Does Passive Smoking Cause Lung Cancer?
There has been a lot of controversy in recent years about the link between breathing in second-hand tobacco smoke, also called "passive smoking," and lung cancer in non-smokers. A significant body of evidence gathered in medical studies shows that non-smokers who are exposed to other people's smoke, whether in the home or at work, have a small but nevertheless very real increased risk of developing lung cancer or chest disease. However, counter studies have claimed that this increased risk is minimal and does not warrant, for example, a ban on smoking in public places, among other measures, for the protection of non-smokers' health. So what is the truth? And what does it mean for non-smoking family members, friends and colleagues who breathe in tobacco smoke every day of their lives?
The Facts On Lung Cancer
Lung cancer is the most common fatal cancer in men and the second most common in women, after breast cancer. 1.3 million people all over the world die of lung cancer each year. In the United Kingdom, lung cancer accounts for 19% of all new cancer cases in men and 11% of all new cancer cases in women. Clearly, lung cancer is a massive problem and the link to smoking has been proven beyond any doubt. What is more worrying for those who choose not to endanger their own health by smoking is that they still have a chance of dying of cancer because the people around them smoke. Several hundred non-smokers die each year in the United Kingdom of lung cancer caused by second hand smoke.
The Facts On Second-Hand Smoke
Tobacco smoke contains more than 60 chemicals which are known to cause cancer. A World Health Organization study carried out by the International Agency for Research on Cancer in seven European countries, found that non-smoking partners of smokers have an increased risk of about 16% of developing lung cancer. Likewise, the risk goes up to 17% in non-smokers exposed to tobacco smoke in the work place. Cancer Research UK is another organization which says it has found a genuine link between second-hand smoke and lung cancer. In fact, it claims that non-smokers exposed to smoke at home could be twice as likely to develop lung cancer as non-smokers who live in a completely smoke-free environment. Furthermore, it says that children who are heavily exposed to smoke have a definite increased risk of developing lung cancer as adults, even if they never smoke themselves. Food for though for all those smoking mothers and fathers out there.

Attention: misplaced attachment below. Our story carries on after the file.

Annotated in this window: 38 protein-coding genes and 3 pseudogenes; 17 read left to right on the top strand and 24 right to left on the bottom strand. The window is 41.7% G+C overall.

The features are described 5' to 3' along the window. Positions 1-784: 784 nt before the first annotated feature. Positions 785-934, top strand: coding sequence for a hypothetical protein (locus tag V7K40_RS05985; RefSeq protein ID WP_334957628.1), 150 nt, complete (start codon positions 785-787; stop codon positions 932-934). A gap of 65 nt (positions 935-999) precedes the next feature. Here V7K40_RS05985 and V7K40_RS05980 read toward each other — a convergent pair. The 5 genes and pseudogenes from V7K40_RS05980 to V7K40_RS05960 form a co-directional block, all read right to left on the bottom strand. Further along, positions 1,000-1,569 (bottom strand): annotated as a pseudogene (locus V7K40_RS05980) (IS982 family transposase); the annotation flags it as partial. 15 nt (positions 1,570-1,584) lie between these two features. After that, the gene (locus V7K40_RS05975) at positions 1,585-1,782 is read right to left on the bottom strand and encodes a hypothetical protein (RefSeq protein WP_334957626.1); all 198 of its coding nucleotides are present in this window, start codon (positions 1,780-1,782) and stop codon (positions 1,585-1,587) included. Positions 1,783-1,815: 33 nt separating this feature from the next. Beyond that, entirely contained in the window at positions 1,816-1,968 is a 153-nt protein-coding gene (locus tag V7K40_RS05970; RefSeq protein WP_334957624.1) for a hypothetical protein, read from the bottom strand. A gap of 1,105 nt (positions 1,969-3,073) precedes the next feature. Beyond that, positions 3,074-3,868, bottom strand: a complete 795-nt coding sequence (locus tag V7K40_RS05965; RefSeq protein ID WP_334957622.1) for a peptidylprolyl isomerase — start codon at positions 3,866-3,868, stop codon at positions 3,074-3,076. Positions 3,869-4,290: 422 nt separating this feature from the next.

So What's The Controversy?
Some researchers refute the association of passive smoking with lung cancer. Another study published in the British Medical Journal, also on non-smokers married to smokers, claimed that the risk of contracting lung cancer through passive smoking was not very significant. However, the study was unable to rule out the possibility that non-smokers exposed to second-hand smoke could be as much as 20% more likely to develop lung cancer. The study's methods were also heavily criticized by the American Cancer Society. Questions were also raised about funding from tobacco companies which had been used to support the study.
What The Law Says
In 2006, a court ruled in favor of a Tennessee railroad worker who sued his employer for failing to protect him from passive smoking at work. The man died of lung cancer in 1996 despite being a non-smoker all his life. He said he had complained many times to his bosses about the cigarette smoke he had had to breathe in at work, but his bosses had taken no action. The case took 10 years to resolve, but the court eventually decided that the employers were responsible for causing their employee's fatal lung disease.
What You Can Do
The good news is that the risk to non-smokers decreases when their exposure to cigarette smoke stops. If you are non-smoker, you need to think about how to avoid smoke in your home and work environment. This might mean asking a loved one or colleague to smoke outside. This is potentially a difficult thing to do, but you are within your rights to ask politely, for the sake of your health and that of your children. If you are a smoker, you need to quit. If you cannot, then you should avoid smoking around others. Never, ever, smoke near children or babies. You have a choice whether or not to endanger your health. When you smoke around someone else, you are denying them the same freedom to choose.